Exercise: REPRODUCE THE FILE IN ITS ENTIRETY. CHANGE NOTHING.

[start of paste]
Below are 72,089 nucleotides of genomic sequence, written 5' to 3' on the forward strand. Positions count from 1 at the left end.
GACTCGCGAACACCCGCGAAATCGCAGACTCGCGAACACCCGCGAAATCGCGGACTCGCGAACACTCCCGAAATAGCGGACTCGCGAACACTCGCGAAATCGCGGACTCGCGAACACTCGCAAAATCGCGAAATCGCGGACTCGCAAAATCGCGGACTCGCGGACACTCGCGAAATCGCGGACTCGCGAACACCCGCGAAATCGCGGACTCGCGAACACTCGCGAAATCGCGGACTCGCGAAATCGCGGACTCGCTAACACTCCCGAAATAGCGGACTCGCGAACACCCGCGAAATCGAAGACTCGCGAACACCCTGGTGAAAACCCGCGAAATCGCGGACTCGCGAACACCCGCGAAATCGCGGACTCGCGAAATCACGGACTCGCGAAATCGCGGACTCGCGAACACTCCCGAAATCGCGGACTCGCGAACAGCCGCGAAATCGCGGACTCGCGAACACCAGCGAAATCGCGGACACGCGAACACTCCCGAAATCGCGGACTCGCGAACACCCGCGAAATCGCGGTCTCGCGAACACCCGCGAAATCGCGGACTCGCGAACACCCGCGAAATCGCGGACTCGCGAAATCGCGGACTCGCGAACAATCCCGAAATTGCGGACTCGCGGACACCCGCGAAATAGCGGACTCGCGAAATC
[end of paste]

Below are 72,089 nucleotides of genomic sequence, written 5' to 3' on the forward strand. Positions count from 1 at the left end.
GACTCGCGAACACCCGCGAAATCGCAGACTCGCGAACACCCGCGAAATCGCGGACTCGCGAACACTCCCGAAATAGCGGACTCGCGAACACTCGCGAAATCGCGGACTCGCGAACACTCGCAAAATCGCGAAATCGCGGACTCGCAAAATCGCGGACTCGCGGACACTCGCGAAATCGCGGACTCGCGAACACCCGCGAAATCGCGGACTCGCGAACACTCGCGAAATCGCGGACTCGCGAAATCGCGGACTCGCTAACACTCCCGAAATAGCGGACTCGCGAACACCCGCGAAATCGAAGACTCGCGAACACCCTGGTGAAAACCCGCGAAATCGCGGACTCGCGAACACCCGCGAAATCGCGGACTCGCGAAATCACGGACTCGCGAAATCGCGGACTCGCGAACACTCCCGAAATCGCGGACTCGCGAACAGCCGCGAAATCGCGGACTCGCGAACACCAGCGAAATCGCGGACACGCGAACACTCCCGAAATCGCGGACTCGCGAACACCCGCGAAATCGCGGTCTCGCGAACACCCGCGAAATCGCGGACTCGCGAACACCCGCGAAATCGCGGACTCGCGAAATCGCGGACTCGCGAACAATCCCGAAATTGCGGACTCGCGGACACCCGCGAAATAGCGGACTCGCGAAATC